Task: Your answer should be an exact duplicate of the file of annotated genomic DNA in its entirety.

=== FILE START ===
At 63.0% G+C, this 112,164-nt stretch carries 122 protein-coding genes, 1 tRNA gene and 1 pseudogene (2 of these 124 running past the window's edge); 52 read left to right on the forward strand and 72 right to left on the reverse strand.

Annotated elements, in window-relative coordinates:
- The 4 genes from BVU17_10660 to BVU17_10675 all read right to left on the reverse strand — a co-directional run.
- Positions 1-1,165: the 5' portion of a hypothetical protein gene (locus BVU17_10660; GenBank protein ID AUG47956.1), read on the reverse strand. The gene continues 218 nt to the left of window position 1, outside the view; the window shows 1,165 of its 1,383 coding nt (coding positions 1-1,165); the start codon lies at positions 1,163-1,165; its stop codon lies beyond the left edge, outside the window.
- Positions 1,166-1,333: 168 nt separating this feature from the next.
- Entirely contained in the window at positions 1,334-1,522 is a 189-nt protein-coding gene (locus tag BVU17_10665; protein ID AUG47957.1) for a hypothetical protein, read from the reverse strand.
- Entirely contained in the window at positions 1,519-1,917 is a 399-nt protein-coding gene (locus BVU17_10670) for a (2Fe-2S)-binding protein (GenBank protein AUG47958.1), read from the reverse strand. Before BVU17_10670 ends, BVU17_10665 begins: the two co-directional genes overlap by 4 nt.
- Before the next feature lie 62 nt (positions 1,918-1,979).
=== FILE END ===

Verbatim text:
At 63.0% G+C, this 112,164-nt stretch carries 122 protein-coding genes, 1 tRNA gene and 1 pseudogene (2 of these 124 running past the window's edge); 52 read left to right on the forward strand and 72 right to left on the reverse strand.

Annotated elements, in window-relative coordinates:
- The 4 genes from BVU17_10660 to BVU17_10675 all read right to left on the reverse strand — a co-directional run.
- Positions 1-1,165: the 5' portion of a hypothetical protein gene (locus BVU17_10660; GenBank protein ID AUG47956.1), read on the reverse strand. The gene continues 218 nt to the left of window position 1, outside the view; the window shows 1,165 of its 1,383 coding nt (coding positions 1-1,165); the start codon lies at positions 1,163-1,165; its stop codon lies beyond the left edge, outside the window.
- Positions 1,166-1,333: 168 nt separating this feature from the next.
- Entirely contained in the window at positions 1,334-1,522 is a 189-nt protein-coding gene (locus tag BVU17_10665; protein ID AUG47957.1) for a hypothetical protein, read from the reverse strand.
- Entirely contained in the window at positions 1,519-1,917 is a 399-nt protein-coding gene (locus BVU17_10670) for a (2Fe-2S)-binding protein (GenBank protein AUG47958.1), read from the reverse strand. Before BVU17_10670 ends, BVU17_10665 begins: the two co-directional genes overlap by 4 nt.
- Before the next feature lie 62 nt (positions 1,918-1,979).